Parts of the landscape are attractive. At times we drove through woodlots of mixed birch and fir, the red buds of the birch contrasting nicely with the evergreen needles, and the tall, slender, branchless trunks of both trees producing an astonishing feeling of verticality. Every now and then, we would pass through a tiny village of perhaps a dozen houses, six on each side of the road. Some were very pretty, with colorful paint and white woodwork around the windows. These, Jacobi told me, were probably dachas and not working farmhouses. Real farmers were more likely to live in the boxy, six-story apartment houses that looked terribly lost in the country, but are typical of collectives.

As for the land itself, I kept on asking myself one of Prof. Stilgoe's questions: is this an inviting landscape? I kept on answering, no. Even when we crested a hill and could see rolling, snow covered fields for miles around, I could not summon that agrarian Aaron Copland/Bertolt Brecht feeling that the farms of Virginia or even Yorkshire inspire in me. After thinking about it for a while, it dawned on me--this land was untidy. Patches of shrubs in the middle of the field, ragged borders between field and forest, large pools of water which betrayed uneven grading. I asked Jacobi, "Is it my imagination, or is this land unloved?" She nodded, "the tractors are driven by drunkards who do not go straight, and the land is not cared for." I thought of the laser-straight drainage ditches of the Netherlands, of the geometrically precise irrigation systems one sees flying over Nebraska. Compared to those working landscapes, this was a mess.

But if the farmer we visited was at all representative of his class, it will be a long time before the Russian peasant, liberated from serfdom 132 years ago, is able to till his own soil and feed Russia with his labor. The couple we met have fulfilled a dream by buying their own land, paying off the mortgage, and even purchasing two tractors. But they work like dogs, and the agricultural infrastructure, designed for collectives, is not set up for or effective at providing isolated private farmers like them with seeds or for purchasing their milk and other produce. Basically, they are barely more than subsistence farmers, eating little that they do not grow themselves, and growing little that they do not eat themselves. It may be psychologically invigorating, but I'm not suprised that their children do not intend to follow in their parents' occupation.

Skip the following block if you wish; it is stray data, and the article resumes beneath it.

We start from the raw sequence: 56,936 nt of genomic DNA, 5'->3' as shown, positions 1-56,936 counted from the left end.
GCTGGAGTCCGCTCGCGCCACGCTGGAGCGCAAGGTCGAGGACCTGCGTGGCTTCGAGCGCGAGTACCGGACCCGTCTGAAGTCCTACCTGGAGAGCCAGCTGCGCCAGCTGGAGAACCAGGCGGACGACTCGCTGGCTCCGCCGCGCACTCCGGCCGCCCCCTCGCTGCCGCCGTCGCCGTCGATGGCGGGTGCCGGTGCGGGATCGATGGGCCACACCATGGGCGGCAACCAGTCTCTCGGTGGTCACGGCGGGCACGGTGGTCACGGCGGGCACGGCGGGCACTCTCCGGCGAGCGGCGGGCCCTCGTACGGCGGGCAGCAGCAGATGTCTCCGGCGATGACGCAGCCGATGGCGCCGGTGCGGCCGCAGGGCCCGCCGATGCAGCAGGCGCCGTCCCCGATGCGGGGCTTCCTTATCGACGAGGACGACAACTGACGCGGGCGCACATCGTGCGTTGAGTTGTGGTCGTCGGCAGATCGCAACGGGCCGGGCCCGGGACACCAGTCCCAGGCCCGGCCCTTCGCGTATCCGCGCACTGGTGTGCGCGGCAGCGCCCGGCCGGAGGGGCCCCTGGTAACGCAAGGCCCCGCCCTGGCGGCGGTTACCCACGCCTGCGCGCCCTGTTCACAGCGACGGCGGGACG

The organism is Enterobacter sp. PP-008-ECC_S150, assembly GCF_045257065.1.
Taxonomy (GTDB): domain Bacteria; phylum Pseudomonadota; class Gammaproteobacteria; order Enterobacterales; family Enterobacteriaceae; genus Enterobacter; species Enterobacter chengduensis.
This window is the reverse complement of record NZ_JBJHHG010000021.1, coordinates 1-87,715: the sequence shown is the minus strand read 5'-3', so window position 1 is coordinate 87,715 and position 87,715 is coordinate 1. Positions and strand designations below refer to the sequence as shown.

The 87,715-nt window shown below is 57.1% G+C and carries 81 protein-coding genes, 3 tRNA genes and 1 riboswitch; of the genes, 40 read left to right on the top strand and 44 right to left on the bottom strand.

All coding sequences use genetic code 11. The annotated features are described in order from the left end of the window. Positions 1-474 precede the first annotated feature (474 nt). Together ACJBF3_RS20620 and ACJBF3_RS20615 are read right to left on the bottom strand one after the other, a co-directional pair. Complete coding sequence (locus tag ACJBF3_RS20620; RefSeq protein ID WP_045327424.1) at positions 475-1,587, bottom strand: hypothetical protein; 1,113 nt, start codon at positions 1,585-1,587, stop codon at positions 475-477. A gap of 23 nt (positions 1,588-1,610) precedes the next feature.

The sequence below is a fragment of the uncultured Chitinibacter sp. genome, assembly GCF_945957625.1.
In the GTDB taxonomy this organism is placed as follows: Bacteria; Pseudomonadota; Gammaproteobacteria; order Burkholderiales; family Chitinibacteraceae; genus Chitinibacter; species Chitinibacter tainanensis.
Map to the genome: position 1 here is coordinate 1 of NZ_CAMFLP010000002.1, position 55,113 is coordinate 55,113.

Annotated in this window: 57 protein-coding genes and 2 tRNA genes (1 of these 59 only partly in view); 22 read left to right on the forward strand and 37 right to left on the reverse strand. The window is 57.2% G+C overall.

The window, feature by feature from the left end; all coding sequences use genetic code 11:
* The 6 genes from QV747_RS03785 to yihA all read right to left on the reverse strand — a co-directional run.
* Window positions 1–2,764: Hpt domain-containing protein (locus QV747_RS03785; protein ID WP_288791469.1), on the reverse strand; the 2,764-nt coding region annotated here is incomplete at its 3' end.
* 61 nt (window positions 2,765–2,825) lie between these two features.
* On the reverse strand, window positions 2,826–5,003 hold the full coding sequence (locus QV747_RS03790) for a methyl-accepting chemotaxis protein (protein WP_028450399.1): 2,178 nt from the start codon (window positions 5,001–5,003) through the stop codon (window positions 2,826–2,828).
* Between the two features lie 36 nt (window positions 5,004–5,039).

How well my pictures will illustrate this I don't know. I only caught a few words of the interview while it was going on ("tractors. . . childhood. . . collective"), so it was not until we were on our way home that I learned the basic thrust of the story. Moreover, we were pressed for time, and it was raining. So I was unable to make the most of my opportunity to do a real bang-up National Geographic job of farm implements, felt boots, and the works. On the other hand, I think I did a competent job, and I had a hell of a lot of fun on the trip.